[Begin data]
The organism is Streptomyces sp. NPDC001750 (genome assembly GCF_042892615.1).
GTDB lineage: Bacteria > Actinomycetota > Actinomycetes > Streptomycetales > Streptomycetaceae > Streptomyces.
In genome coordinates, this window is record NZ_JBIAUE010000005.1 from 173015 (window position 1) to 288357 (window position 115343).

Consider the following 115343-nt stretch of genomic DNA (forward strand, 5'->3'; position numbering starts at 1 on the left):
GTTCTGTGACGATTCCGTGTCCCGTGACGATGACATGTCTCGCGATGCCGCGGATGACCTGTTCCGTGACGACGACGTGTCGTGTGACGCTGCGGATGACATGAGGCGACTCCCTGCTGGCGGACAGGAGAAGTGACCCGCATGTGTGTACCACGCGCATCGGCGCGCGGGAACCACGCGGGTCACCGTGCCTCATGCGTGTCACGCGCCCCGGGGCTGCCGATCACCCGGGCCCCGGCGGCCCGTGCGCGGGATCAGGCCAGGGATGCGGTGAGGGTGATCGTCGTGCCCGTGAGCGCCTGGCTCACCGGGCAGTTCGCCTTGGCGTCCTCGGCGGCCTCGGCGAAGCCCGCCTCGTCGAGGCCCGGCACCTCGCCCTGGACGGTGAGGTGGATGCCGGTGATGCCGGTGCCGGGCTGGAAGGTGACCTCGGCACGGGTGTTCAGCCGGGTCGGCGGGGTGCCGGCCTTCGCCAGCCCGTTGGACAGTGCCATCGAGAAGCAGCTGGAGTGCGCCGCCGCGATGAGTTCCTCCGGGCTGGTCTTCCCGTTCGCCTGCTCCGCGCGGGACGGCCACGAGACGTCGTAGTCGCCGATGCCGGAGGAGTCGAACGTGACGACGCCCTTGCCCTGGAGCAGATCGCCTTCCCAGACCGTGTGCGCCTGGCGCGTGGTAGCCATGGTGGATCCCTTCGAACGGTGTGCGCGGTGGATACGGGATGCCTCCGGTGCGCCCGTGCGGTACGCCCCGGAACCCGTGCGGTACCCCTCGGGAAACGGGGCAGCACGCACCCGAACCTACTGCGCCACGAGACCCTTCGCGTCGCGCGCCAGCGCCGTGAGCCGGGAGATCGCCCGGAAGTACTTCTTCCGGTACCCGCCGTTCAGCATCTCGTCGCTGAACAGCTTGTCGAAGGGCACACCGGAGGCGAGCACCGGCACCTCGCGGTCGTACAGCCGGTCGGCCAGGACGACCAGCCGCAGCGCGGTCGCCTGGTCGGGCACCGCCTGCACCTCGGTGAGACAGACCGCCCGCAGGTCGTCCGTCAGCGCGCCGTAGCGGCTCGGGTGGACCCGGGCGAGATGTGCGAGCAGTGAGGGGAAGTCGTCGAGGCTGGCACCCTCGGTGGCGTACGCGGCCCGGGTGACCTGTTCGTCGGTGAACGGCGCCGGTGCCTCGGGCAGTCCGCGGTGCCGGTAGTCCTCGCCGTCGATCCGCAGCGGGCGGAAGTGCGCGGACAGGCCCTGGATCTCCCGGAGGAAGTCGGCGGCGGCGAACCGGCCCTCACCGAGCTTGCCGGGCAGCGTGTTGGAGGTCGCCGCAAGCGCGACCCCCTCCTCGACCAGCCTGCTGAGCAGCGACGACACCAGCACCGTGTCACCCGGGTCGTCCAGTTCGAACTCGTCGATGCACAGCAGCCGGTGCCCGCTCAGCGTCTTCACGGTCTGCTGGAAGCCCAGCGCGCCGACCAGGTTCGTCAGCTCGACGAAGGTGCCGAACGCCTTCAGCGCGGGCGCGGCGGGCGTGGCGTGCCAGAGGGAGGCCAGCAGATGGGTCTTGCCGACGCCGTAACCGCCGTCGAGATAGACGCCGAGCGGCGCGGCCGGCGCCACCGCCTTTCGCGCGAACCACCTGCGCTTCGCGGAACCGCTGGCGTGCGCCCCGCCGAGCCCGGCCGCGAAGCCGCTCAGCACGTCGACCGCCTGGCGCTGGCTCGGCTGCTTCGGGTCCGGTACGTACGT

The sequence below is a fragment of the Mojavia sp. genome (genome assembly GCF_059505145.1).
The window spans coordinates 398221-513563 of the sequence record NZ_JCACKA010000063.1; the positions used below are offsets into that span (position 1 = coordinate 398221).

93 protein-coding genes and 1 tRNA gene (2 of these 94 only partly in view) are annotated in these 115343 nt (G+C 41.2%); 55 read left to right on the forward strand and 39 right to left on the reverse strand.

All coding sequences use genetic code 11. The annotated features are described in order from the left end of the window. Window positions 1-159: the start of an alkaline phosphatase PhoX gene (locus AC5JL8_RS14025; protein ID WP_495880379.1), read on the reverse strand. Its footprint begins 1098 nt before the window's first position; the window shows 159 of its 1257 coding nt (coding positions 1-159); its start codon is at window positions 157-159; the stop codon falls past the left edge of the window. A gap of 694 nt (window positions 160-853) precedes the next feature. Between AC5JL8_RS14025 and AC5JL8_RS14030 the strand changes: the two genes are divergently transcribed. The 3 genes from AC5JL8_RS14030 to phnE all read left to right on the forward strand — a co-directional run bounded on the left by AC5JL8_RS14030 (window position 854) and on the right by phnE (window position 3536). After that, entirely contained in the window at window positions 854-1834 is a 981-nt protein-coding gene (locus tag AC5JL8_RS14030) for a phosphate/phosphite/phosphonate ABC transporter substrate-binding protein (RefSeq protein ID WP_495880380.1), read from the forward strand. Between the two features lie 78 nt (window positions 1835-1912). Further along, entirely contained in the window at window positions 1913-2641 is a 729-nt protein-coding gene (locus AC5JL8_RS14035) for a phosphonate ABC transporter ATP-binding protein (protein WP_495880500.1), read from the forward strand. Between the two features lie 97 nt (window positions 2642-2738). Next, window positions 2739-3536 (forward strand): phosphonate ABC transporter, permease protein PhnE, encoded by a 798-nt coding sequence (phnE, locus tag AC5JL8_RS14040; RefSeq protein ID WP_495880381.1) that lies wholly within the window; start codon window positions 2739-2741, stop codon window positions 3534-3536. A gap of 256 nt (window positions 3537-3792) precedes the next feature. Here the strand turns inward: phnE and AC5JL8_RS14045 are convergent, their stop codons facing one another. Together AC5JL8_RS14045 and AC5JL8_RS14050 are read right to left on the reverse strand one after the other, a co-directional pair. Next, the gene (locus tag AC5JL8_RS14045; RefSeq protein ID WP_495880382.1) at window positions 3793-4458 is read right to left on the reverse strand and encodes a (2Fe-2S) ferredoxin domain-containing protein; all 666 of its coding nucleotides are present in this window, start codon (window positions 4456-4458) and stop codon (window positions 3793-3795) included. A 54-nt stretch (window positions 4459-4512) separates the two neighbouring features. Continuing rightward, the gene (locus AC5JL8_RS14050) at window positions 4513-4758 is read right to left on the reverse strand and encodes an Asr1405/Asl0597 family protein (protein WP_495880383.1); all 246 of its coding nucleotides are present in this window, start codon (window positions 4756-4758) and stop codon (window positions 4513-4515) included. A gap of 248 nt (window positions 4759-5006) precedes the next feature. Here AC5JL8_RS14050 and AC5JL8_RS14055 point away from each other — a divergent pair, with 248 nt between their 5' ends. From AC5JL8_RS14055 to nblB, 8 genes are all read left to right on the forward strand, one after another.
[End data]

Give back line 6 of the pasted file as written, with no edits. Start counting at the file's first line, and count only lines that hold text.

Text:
The sequence below is a fragment of the Mojavia sp. genome (genome assembly GCF_059505145.1).